“Applying for a DSP is extremely difficult because there are so many forms and documents involved. Sometimes these may have to be resubmitted, making the application process almost impossible. Plus, having to deal with different people on the phone each time also means starting from scratch, which sometimes makes the process too overwhelming. There are so many hurdles in place, especially when the financial constraints of JobSeeker hardship are so high, that it’s just too impossible to apply again and again. Kerry O’Hara

ACOSS CEO Dr Cassandra Goldie said:

“ACOSS hears every day from people caught up in this cruel and unfair system and we cannot emphasize how much it hurts people in our community. We know that approximately 30% of people receiving income support payments are expected to be on DSP, including people with terminal illnesses,

and due to inflexible and flawed eligibility rules, they are forced to survive on payments from job seekers and exposed to onerous mutual obligations.

“Furthermore, the eligibility assessment has operated in a vacuum away from the expertise of the treating physicians and the whole process has been undertaken in a bureaucratic and heartless manner, which creates great stress and frustration. anxiety for people already dealing with the impact of serious health conditions.


“The social security system should provide sufficient income to enable people with disabilities to cover basic expenses and the additional costs of disability. It should help those who want to seek employment to do so, and it should treat people with disabilities with respect and dignity at all stages of the process.

The PWDA board said:

PWDA Board Director Nicole Lee: “The system is punitive. It is not enough to have to guard against one’s bets and to have to choose which handicap will be most likely to be taken into consideration when applying for DSP. We must take into account the person as a whole and urgently resolve the issues with the tables of deficiency. »

Clare Gibellini, Director of the Board of PWDA: “It is no secret that before the outbreak of the COVID-19 pandemic, people with disabilities were disproportionately disadvantaged by the systems that were supposed to protect us. We have been excluded from many of the additional payments provided to support people during COVID. During the pandemic, we have seen the gap widen significantly for people who rely on income support. It is no longer a gap, it is a chasm that continues to widen.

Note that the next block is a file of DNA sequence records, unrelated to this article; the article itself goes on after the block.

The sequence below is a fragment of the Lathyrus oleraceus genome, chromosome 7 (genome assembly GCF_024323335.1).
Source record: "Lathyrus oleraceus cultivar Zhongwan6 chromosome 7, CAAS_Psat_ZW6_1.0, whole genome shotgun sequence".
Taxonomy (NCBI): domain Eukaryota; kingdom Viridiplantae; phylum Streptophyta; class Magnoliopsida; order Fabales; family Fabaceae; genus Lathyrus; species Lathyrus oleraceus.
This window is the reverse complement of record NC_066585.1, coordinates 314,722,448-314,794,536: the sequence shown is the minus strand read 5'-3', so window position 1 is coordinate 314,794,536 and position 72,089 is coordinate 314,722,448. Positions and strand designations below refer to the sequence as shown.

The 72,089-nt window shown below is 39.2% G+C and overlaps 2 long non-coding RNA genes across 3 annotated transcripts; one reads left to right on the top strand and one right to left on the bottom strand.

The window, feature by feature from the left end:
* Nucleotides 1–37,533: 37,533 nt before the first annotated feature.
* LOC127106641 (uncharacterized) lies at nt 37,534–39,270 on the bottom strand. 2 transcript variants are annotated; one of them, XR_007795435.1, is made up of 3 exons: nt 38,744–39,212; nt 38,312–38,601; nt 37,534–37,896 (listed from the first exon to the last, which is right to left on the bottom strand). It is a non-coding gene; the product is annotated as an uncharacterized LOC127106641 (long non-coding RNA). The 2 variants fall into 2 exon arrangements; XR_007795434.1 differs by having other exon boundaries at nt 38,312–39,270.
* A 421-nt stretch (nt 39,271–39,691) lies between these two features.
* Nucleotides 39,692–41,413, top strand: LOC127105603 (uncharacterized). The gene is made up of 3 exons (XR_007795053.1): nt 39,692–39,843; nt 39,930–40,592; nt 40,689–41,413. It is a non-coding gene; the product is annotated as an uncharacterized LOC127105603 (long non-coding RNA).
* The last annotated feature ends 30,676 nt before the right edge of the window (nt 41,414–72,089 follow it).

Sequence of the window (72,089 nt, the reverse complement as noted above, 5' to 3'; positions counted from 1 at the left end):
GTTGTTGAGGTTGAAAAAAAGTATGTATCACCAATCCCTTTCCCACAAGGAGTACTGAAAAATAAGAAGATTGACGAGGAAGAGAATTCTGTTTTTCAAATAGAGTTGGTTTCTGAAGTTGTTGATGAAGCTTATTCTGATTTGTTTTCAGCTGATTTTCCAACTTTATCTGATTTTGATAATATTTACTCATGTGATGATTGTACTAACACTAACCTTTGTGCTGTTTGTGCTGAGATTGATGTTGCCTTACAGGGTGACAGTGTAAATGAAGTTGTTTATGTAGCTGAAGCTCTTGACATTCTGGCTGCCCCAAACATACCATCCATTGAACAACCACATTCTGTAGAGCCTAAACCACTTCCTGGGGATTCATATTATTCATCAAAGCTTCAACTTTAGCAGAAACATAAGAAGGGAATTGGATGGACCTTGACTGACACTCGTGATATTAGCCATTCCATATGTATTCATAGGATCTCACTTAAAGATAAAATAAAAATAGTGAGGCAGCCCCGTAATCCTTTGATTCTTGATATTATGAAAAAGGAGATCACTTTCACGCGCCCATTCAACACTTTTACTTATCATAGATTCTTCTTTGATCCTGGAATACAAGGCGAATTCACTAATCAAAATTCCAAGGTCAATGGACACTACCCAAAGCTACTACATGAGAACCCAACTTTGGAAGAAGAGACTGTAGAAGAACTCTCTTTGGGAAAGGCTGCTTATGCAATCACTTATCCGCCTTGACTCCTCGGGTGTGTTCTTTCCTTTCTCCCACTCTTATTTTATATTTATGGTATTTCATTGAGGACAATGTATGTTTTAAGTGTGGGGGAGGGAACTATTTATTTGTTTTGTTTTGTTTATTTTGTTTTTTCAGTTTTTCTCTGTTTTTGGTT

AFDO CEO Ross Joyce said:

“We believe that people with disabilities face institutional abuse and neglect when they come into contact with the Disability Support Pension eligibility and review processes. AFDO wants the Department and Services Australia to adopt the social model of disability in framing access to the Disability Support Pension to address these human rights concerns and ensure the participation and representation of people with disabilities in the social inclusion mechanism that is Disability Support. Pension.”

“AFDO believes that the Australian Department of Social and Services should be transparent and, as a matter of urgency, hold a departmental briefing on social and disability rights.

agencies on how they intend to respond to the PSD Senate investigation report.

CYDA CEO Mary Sayers said:

“Young people with disabilities find it difficult to gain access to Disability Support Pension when they need it and are forced to access the lower level of funding of Jobseeker’s Allowance or allowance for young people with partial work capacity. While this review contains welcome measures to reduce administrative barriers, it does not address the “sufficiency” of PSD, which forces people with disabilities, including young people, to live in poverty. »

NEDA CEO Dwayne Cranfield said:

“We thank ACOSS for once again being the voice of reason on issues of inequality and poverty, we salute its position on the rights of our indigenous community and express our concern for people from culturally and linguistically diverse (CaLD). Australia is a nation built on migration with over 25% of the population identifying as CaLD, we believe that in an equitable society everyone should have access to culturally sensitive outreach support services.